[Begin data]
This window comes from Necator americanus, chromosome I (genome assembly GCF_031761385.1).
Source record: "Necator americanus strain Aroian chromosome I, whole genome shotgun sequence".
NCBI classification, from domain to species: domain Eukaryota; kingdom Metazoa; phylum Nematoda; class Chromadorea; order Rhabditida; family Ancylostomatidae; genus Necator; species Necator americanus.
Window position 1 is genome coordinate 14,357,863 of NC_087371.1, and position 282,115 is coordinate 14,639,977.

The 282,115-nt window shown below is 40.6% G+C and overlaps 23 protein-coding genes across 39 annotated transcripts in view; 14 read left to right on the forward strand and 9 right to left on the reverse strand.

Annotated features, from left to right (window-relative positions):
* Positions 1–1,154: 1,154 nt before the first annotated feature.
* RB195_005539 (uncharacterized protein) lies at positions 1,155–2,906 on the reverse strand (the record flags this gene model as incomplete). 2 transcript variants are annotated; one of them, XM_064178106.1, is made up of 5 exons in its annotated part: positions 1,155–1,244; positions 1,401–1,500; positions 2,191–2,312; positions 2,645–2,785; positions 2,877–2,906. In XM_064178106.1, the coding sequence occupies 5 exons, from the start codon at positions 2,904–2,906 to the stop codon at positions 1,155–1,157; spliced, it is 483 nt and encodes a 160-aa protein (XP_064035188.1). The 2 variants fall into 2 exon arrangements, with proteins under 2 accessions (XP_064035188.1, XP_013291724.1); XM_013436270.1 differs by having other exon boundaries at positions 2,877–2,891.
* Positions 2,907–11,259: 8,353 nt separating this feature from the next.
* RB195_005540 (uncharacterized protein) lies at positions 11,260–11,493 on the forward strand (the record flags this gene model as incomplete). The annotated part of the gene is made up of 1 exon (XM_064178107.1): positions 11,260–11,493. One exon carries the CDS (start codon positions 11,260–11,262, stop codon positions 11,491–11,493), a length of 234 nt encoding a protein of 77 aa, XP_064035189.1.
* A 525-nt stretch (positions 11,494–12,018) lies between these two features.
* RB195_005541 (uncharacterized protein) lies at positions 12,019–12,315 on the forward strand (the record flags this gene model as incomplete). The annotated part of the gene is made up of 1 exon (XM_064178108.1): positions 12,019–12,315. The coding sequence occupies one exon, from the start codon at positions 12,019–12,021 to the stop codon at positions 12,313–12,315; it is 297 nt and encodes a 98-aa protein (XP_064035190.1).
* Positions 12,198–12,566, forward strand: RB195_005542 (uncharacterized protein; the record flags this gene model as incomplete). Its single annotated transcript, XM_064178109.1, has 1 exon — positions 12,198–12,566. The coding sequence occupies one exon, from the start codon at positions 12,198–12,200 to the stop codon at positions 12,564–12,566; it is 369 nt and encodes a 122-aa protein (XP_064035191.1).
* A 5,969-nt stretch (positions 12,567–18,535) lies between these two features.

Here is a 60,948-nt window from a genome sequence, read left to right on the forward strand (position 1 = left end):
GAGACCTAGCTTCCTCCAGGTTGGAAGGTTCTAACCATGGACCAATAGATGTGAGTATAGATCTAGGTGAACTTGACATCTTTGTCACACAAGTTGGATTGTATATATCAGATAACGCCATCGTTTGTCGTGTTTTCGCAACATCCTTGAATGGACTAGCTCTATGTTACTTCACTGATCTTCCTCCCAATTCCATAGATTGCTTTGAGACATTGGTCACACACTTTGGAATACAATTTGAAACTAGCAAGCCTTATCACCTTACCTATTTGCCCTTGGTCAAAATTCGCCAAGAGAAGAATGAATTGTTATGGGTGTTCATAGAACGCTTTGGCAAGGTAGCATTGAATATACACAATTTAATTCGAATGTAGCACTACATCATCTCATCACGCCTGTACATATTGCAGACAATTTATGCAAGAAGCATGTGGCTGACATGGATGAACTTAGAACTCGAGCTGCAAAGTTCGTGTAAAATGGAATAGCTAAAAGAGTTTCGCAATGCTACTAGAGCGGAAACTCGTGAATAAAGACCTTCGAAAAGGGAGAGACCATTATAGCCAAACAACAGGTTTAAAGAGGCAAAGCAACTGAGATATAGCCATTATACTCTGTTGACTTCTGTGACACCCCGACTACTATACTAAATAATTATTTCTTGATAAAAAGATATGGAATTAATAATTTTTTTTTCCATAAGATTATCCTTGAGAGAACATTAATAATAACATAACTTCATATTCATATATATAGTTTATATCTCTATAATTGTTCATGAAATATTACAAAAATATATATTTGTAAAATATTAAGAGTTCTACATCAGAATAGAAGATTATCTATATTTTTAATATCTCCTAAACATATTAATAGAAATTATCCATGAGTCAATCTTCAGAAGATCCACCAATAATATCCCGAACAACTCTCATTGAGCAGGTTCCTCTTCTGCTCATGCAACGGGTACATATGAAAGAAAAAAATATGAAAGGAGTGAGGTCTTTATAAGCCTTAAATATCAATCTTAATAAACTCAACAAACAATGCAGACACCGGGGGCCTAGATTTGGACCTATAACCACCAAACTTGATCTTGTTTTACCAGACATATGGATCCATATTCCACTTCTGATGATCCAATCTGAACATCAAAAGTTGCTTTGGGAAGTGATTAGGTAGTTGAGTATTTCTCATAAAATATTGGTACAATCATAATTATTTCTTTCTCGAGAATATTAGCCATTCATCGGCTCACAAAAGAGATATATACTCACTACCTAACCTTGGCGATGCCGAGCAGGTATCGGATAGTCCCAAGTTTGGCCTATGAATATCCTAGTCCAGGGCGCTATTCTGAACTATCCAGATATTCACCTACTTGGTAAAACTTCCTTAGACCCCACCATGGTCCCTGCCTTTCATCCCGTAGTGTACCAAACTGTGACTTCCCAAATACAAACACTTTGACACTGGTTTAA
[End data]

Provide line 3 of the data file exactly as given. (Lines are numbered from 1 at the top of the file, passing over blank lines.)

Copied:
NCBI classification, from domain to species: domain Eukaryota; kingdom Metazoa; phylum Nematoda; class Chromadorea; order Rhabditida; family Ancylostomatidae; genus Necator; species Necator americanus.